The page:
Monday, February 13, 2017

What If Eisenhower (First) Fights the Japanese in the Pacific?

Awhile back I wrote a blog post about the alternate-history timeline "The Battle At Dawn," in which Pearl Harbor is better defended and the bloodied U.S. Pacific Fleet sails forth to duel the Japanese Combined near Midway Island. The AH.com user whose handle is Galveston Bay is writing a second story set in this same world entitled "The Shoestring Warriors of Luzon."

The point of divergence from our timeline is that Douglas MacArthur dies in a car accident when visiting the United States in 1937. MacArthur when he was good was very good (he was recommended for the Medal of Honor during the 1914 occupation of Veracruz, earned a lot of awards during World War I, and oversaw the Inch'on landings and subsequent campaign that would have destroyed North Korea were it not for China intervening), but when he was bad he was very, very bad.

The most relevant badness to this story is his failure to properly prepare the Philippines to face the Japanese during the lead-up to the Pacific War and his psychological paralysis that led to most of the U.S. aircraft in the Far East getting destroyed on the ground eight hours after Pearl Harbor when they had the opportunity to return the favor and attack Japanese airbases on Taiwan when weather had their aircraft grounded.

(Holy crap, how could someone who'd demonstrated that much talent on other occasions drop the bomb this absolutely badly? He should have gotten the Medal for some of the stuff he did when he was a lot younger--the Filipino farble should have ended his career, or at the very least not been rewarded.)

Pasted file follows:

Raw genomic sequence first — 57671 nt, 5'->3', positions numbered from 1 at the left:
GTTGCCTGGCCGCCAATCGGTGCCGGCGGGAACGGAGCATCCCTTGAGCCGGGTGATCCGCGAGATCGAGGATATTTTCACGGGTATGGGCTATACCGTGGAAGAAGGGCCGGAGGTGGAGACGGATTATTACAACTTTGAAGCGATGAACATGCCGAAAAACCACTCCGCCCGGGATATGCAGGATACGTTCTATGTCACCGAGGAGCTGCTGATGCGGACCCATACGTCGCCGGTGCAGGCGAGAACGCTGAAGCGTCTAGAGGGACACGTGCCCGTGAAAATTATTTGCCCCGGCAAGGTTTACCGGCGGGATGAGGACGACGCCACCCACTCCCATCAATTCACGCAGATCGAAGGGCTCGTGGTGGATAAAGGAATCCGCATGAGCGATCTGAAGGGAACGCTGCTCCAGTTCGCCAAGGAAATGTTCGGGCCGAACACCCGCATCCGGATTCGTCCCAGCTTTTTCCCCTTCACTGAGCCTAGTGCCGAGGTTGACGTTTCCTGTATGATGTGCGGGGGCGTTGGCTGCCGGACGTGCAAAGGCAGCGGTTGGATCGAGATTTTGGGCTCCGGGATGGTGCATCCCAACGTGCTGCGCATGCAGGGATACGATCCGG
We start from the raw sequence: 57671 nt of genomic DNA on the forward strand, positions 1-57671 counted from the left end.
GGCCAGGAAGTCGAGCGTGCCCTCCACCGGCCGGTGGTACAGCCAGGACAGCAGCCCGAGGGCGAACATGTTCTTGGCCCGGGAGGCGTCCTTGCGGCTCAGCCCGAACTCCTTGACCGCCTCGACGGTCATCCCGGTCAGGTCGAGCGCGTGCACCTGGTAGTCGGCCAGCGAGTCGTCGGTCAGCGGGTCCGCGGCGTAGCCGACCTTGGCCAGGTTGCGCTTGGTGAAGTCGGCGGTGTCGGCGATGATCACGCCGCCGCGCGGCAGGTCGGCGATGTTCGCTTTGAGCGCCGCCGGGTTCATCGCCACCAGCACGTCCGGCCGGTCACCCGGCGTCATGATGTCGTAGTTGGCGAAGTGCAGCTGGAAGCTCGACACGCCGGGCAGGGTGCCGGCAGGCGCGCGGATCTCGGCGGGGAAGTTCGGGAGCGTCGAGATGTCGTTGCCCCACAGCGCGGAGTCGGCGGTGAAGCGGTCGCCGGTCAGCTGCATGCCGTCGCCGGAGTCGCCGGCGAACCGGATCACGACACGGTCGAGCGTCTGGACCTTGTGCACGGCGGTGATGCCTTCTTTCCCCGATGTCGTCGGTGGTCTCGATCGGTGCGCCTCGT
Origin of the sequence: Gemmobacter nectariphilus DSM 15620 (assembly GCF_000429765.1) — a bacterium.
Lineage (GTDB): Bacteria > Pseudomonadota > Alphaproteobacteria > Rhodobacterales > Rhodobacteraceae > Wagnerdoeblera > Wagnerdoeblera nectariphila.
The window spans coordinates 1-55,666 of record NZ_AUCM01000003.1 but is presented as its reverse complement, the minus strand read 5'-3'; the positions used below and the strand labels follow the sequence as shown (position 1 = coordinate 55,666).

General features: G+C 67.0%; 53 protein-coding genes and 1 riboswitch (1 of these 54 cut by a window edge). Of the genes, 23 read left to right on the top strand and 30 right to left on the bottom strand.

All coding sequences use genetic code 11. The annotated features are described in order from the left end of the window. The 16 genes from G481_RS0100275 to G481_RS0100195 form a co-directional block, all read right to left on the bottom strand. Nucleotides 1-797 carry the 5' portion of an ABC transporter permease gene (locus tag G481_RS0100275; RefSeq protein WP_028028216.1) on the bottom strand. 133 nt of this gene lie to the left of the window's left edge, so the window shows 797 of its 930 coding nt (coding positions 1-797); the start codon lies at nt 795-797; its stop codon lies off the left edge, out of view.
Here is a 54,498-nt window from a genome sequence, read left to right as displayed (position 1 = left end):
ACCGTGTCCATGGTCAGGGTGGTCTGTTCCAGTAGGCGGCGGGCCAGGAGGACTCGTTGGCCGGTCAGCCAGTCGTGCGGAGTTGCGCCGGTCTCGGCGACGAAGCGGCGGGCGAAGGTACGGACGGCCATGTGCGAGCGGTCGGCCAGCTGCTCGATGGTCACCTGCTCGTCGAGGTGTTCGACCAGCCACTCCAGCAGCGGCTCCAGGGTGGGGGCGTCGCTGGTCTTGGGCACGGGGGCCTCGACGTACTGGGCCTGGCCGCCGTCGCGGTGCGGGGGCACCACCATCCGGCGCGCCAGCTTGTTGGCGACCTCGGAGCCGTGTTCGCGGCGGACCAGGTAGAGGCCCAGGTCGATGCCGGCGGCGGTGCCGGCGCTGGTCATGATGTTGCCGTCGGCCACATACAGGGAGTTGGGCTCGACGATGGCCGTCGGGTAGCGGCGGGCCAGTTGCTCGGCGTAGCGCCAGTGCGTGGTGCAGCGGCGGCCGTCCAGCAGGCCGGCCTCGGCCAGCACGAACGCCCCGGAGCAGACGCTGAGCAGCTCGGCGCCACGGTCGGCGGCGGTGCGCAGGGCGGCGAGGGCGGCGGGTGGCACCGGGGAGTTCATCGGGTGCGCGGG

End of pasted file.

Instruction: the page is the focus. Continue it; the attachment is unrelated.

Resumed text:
So with MacArthur out of the way, Eisenhower, who'd served under MacArthur, takes his position in the Philippines. His plans for the Filipino military are much less grandiose than MacArthur's, but they're implemented a lot more competently. Consequently, although the Filipino forces are smaller than those that faced the Japanese in our history, they're much better-trained, better-equipped, and better-organized. The Japanese, especially since they've taken worse lumps fighting a major naval battle soon after Pearl Harbor, are going to face a much tougher fight.

Right now we're almost to the Japanese attack on the Philippines, with the Japanese having already attacked Pearl Harbor. Galveston Bay has promised this is the first of three parts and there will be other stories detailing the various campaigns of this alternate Pacific War. I still intend to remain self-banned from the site to focus on other obligations, but I will definitely keep you all posted about his projects.

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